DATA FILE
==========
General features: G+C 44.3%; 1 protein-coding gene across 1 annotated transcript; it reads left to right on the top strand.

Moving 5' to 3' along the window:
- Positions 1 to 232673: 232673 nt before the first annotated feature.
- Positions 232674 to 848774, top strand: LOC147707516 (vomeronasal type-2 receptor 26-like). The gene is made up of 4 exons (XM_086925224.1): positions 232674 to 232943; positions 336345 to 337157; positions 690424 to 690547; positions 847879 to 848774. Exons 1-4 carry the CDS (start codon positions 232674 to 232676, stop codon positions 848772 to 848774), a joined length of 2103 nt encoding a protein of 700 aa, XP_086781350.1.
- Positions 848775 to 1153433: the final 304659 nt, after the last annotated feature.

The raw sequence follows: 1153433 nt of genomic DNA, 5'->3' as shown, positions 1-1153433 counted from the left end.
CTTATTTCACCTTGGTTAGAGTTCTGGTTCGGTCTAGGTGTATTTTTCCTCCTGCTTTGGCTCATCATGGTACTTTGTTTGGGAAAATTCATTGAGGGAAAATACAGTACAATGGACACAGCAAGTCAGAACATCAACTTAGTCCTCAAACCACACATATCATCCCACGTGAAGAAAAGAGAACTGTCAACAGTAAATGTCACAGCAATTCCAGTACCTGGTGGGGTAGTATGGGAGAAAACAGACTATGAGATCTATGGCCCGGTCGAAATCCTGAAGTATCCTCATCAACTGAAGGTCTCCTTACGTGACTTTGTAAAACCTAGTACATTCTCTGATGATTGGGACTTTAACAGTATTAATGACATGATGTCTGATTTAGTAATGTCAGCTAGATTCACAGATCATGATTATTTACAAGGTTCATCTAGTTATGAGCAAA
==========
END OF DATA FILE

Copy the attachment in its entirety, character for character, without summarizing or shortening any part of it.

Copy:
General features: G+C 44.3%; 1 protein-coding gene across 1 annotated transcript; it reads left to right on the top strand.

Moving 5' to 3' along the window:
- Positions 1 to 232673: 232673 nt before the first annotated feature.
- Positions 232674 to 848774, top strand: LOC147707516 (vomeronasal type-2 receptor 26-like). The gene is made up of 4 exons (XM_086925224.1): positions 232674 to 232943; positions 336345 to 337157; positions 690424 to 690547; positions 847879 to 848774. Exons 1-4 carry the CDS (start codon positions 232674 to 232676, stop codon positions 848772 to 848774), a joined length of 2103 nt encoding a protein of 700 aa, XP_086781350.1.
- Positions 848775 to 1153433: the final 304659 nt, after the last annotated feature.

The raw sequence follows: 1153433 nt of genomic DNA, 5'->3' as shown, positions 1-1153433 counted from the left end.
CTTATTTCACCTTGGTTAGAGTTCTGGTTCGGTCTAGGTGTATTTTTCCTCCTGCTTTGGCTCATCATGGTACTTTGTTTGGGAAAATTCATTGAGGGAAAATACAGTACAATGGACACAGCAAGTCAGAACATCAACTTAGTCCTCAAACCACACATATCATCCCACGTGAAGAAAAGAGAACTGTCAACAGTAAATGTCACAGCAATTCCAGTACCTGGTGGGGTAGTATGGGAGAAAACAGACTATGAGATCTATGGCCCGGTCGAAATCCTGAAGTATCCTCATCAACTGAAGGTCTCCTTACGTGACTTTGTAAAACCTAGTACATTCTCTGATGATTGGGACTTTAACAGTATTAATGACATGATGTCTGATTTAGTAATGTCAGCTAGATTCACAGATCATGATTATTTACAAGGTTCATCTAGTTATGAGCAAA